This preprint article (2021) explores the methodological challenges faced in psychedelic clinical trials and recommendations for future research. Several sources of potential bias exist; difficulties blinding, inflated expectations as well as placebo and nocebo effects, amongst others. Recommendations to avoid these biases include; study development, participant recruitment and selection, incomplete disclosure of the study design, choice of active placebo condition, as well as the measurement of participant expectations and masking efficacy.
“Rationale: Psychedelic research continues to garner significant public and scientific interest with a growing number of clinical studies examining a wide range of conditions and disorders. However, expectancy effects and effective condition masking have been raised as critical limitations to the interpretability of the research.
Objective: In this article, we review the many methodological challenges of conducting psychedelic clinical trials and provide recommendations for improving the rigor of future research.
Results: We found that although some challenges are shared with psychotherapy and pharmacology trials more broadly, psychedelic clinical trials have to contend with several unique sources of potential bias. The subjective effects of a high-dose psychedelic are often so pronounced that it is difficult to mask participants to their treatment condition; the significant hype from positive media coverage on the clinical potential of psychedelics influences participants’ expectations for treatment benefit; and participant unmasking and treatment expectations can interact in such a way that makes psychedelic therapy highly susceptible to large placebo and nocebo effects. Specific recommendations to increase the success of masking procedures and reduce the influence of participant expectancies concern study development, participant recruitment and selection, incomplete disclosure of the study design, choice of active placebo condition, as well as the measurement of participant expectations and masking efficacy.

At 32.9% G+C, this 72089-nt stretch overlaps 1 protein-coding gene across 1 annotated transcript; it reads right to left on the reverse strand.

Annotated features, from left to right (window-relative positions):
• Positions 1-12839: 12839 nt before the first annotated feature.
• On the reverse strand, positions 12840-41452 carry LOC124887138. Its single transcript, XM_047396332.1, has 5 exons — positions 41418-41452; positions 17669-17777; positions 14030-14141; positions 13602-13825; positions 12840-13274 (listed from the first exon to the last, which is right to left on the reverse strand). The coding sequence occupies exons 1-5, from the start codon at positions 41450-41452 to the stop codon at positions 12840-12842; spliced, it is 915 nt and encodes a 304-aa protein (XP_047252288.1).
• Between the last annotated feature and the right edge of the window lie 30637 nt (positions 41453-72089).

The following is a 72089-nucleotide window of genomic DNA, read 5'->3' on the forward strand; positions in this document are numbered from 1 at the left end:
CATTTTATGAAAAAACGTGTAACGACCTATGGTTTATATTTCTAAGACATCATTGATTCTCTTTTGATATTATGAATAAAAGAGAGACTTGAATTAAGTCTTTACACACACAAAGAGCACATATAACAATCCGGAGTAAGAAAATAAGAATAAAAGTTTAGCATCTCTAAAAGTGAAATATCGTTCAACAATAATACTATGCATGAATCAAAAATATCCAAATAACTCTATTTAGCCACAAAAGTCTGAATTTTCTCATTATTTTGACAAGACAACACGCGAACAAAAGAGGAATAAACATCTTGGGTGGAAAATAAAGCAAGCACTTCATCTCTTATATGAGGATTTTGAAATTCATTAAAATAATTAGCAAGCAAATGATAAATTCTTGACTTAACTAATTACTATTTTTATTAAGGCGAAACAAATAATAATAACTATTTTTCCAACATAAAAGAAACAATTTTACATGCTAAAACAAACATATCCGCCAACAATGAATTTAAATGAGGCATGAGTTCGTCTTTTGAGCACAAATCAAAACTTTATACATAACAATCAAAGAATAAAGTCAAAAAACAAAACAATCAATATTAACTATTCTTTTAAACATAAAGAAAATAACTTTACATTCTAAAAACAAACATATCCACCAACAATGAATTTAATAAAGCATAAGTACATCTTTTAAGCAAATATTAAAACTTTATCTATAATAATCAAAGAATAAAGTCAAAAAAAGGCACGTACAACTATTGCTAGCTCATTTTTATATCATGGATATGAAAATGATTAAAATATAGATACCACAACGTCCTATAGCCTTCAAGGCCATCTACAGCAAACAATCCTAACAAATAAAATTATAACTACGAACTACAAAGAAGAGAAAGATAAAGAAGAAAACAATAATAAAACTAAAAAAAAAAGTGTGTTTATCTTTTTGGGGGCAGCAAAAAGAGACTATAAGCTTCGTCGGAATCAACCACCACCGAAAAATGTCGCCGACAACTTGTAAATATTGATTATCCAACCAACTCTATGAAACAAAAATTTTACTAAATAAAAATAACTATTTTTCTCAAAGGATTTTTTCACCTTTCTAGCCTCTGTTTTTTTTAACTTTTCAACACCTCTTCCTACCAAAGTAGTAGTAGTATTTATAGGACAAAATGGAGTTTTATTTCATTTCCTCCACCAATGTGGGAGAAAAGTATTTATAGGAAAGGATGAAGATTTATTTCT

Conclusion: Incorporating these design elements is intended to reduce the risk of bias in psychedelic clinical trials and thereby increase the ability to discern treatment-specific effects of psychedelic therapy.”
Authors: Jacob Aday, Boris D. Heifets, Steven D. Pratscher, Ellen Bradley, Raymond Rosen & Joshua D. Woolley
The therapeutic potential of psychedelics is garnering significant attention from academics, elected officials and the public alike. Thanks to solid clinical research, the narrative surrounding these psychoactive substances is changing for the better. The medicalization of psychedelics like psilocybin, MDMA and ketamine is slowly becoming a reality. If therapeutic models using these substances are truly going mainstream, they must withstand the scrutiny of the clinical trial process and address the inherent methodological issues which often occur conducting such trials.